Franz Kröger





Introduction: Many learned books have been written on globalization, social and cultural change, economic innovations etc. In 2001 Eugene L. Mendonsa published a book on Continuity and Change in a West African Society – Globalization’s Impact on the Sisala of Ghana. Most of its contents may be applicable also to the situation of the Bulsa. The [Bulsa] District Human Development Report 2004 (hence: DHDR) contains data on different fields of social development for the interested reader (See review in BULUK 5).

The following list is not intended to give be a contribution to the scientific discussion of change, but rather to focus on some aspects in the light of the personal experience of the author, many of which are inaccessible to the sociologist, who only works with questionnaires.


AIDS / HIV: According to the District Human Development Report 2004 there were 19 cases of HIV / AIDS reported in the Bulsa District. The numbers of new cases for the preceding years were: 2000: 30; 2001: 67; 2002: 51 and 2003: 48.


Buses and Transport: The time when overcrowded open pickups transported men and animals from one village to another, seems to be over (see photo in BULUK 1, p. 20). Pickups and mammy-lorries have been replaced by buses. Going to the South was a problem for the Bulsa of the past. Today there is even a State Transport bus-line in Accra for a direct connection to Fumbisi (and back).

Although the buses of Bulsa District are still overcrowded in the rush hours, travelling has become more comfortable. One bus even offers its passengers a TV programme (see photo).


Cement: Cement, available on markets in different quantities, from bags to cups, is now used in addition to traditional building materials. Some decades ago, due to its relatively high price, it could only occasionally be used for surfacing certain spots of the inner courtyard, e.g. at its entrance or in front of a house. Today, most courtyards and many houses built with dried mud bricks, have cement plaster. On walls, it has partly displaced the Acoal-tar@ plaster, which was so fashionable twenty years ago.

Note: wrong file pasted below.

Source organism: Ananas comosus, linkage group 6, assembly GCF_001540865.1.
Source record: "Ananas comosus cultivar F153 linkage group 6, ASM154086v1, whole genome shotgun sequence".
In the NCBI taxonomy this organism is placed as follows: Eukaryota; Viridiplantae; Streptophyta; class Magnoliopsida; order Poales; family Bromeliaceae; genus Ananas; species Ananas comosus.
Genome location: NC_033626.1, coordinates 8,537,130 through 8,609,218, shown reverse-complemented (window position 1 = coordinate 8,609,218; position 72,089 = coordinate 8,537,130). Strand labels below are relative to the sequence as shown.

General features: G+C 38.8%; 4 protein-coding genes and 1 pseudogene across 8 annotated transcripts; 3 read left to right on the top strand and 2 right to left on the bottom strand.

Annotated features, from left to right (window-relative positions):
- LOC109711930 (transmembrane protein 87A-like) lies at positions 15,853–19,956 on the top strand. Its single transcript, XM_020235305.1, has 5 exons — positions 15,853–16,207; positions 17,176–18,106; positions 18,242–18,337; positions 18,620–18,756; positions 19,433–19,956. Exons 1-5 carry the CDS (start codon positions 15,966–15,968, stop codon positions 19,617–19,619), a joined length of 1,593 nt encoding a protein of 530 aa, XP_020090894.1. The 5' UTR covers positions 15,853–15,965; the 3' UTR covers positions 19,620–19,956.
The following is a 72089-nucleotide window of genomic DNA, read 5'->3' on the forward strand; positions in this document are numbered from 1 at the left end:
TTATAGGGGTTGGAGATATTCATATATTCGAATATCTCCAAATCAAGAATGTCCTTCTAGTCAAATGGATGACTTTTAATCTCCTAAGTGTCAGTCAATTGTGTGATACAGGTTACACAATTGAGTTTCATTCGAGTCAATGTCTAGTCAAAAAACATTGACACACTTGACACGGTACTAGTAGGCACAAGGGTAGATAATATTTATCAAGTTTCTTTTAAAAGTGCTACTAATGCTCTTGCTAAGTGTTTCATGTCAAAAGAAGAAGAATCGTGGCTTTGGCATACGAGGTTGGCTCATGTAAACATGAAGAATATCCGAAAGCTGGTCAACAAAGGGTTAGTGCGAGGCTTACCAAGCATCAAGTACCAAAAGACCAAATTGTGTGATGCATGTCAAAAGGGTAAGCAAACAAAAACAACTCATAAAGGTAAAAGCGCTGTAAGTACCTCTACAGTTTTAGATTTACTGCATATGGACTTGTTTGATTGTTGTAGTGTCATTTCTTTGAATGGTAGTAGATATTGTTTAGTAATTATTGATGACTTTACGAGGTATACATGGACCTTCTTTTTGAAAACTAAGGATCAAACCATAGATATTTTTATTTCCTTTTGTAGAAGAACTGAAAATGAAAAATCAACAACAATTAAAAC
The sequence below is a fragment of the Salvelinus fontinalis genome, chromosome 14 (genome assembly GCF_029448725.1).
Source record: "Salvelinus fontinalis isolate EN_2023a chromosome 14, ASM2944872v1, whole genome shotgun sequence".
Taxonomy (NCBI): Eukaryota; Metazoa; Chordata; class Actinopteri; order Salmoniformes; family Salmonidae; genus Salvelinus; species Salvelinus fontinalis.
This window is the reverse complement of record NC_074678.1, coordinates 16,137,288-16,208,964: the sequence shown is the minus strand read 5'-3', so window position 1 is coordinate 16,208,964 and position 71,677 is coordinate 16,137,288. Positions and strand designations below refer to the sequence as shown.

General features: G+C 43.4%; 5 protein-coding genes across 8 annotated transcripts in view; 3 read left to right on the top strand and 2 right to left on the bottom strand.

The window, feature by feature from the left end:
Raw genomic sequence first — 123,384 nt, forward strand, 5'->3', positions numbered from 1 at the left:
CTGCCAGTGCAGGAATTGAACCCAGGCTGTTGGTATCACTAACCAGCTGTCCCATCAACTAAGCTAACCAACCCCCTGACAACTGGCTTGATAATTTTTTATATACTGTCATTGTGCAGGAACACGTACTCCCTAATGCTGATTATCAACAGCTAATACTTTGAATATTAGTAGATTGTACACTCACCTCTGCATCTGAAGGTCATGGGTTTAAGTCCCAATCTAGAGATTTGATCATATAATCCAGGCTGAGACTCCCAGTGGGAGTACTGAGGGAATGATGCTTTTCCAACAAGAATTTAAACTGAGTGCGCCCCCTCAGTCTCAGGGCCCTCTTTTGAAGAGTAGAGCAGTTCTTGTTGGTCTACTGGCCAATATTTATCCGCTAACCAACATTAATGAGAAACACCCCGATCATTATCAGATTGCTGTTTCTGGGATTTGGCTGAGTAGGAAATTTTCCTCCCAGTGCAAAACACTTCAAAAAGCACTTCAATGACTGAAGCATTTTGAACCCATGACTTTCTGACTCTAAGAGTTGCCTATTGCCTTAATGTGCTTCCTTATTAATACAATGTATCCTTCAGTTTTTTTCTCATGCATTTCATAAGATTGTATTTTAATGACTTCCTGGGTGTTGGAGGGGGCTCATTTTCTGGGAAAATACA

It is worth examining how far cement mortar and plaster are tabooed for sacred mud buildings. Ancestral shrines (bogluta) may be plastered with cement, while (in Wiaga) an ancestral house (dalong or kpilima dok) should still be a flat-roofed round house built in the wet mud technique without any addition of cement.


Divination: There have not been any essential changes in the procedure of a divinatory session in recent times and the number of clients has probably not drastically decreased. Even some Christians try to solve their problems with the help of the Adivining wand@. The contents of the diviner=s bag, however, have been adjusted a little to modern times. You can find, for example, code-objects of the following forms and meanings: a small medicine bottle with the meaning Ago to a modern hospital for treatment!@; a ball-point pen (see photo) meaning Ayou have problems with administrative authorities or with schools@; a yarn spool meaning Alorry@, Ayou will travel by lorry or bus@.


Dolls and other toys: Most Bulsa boys in the shepherd-age are fond of moulding dolls, animals, lorries and other traditional and modern objects in clay. Producing these things is probably more fun and takes more effort than playing with them, for the unbaked toys are very fragile (cf. Kröger 2001, p. 744-747).

These days plastic dolls, made in East Asia, can be bought on Sandema market. It is to be hoped that they will not replace the young boys’ creative activities and their artistic clay products.


Emancipation of women: In the polygynic marriage system without bride-wealth, as practised by the Bulsa, there has never been a strong suppression of women by men. Women have always been allowed to move freely, to travel to the south or visit relatives whenever they liked, to start any kind of business to earn some additional money, and to leave their husbands when they did not feel happy in his family. The numbers of girls going to school and women converting to Christianity exceeds that of boys and men. There have always been great Bulsa women in politics, and also at the moment the MP of Bulsa North Constituency is female (Ms Agnes Chigabatia, see photo).

Nevertheless, women play a role in traditionally male-dominated institutions and are increasingly adopting behavioural roles traditionally ascribed to by men. Girls and women are trying to ride a bicycle, or the women from a compound are having a meeting (men being excluded) in front of the compound (see photo). This takes place, however, under a tree, not in the kusung, which is still reserved for the old men’s meetings.



Fax: Mail correspondence between Northern Ghana and Europe has improved very much in recent years. Whereas in the 1980s an air-mail letter often took over 4 or 5 weeks to reach its destination, at the moment only 20 days or less are needed. While telephone calls from or to mobile phones are still quite expensive, an economic alternative is the fax. Sent from Sandema it will arrive in a European office or living room in one minute.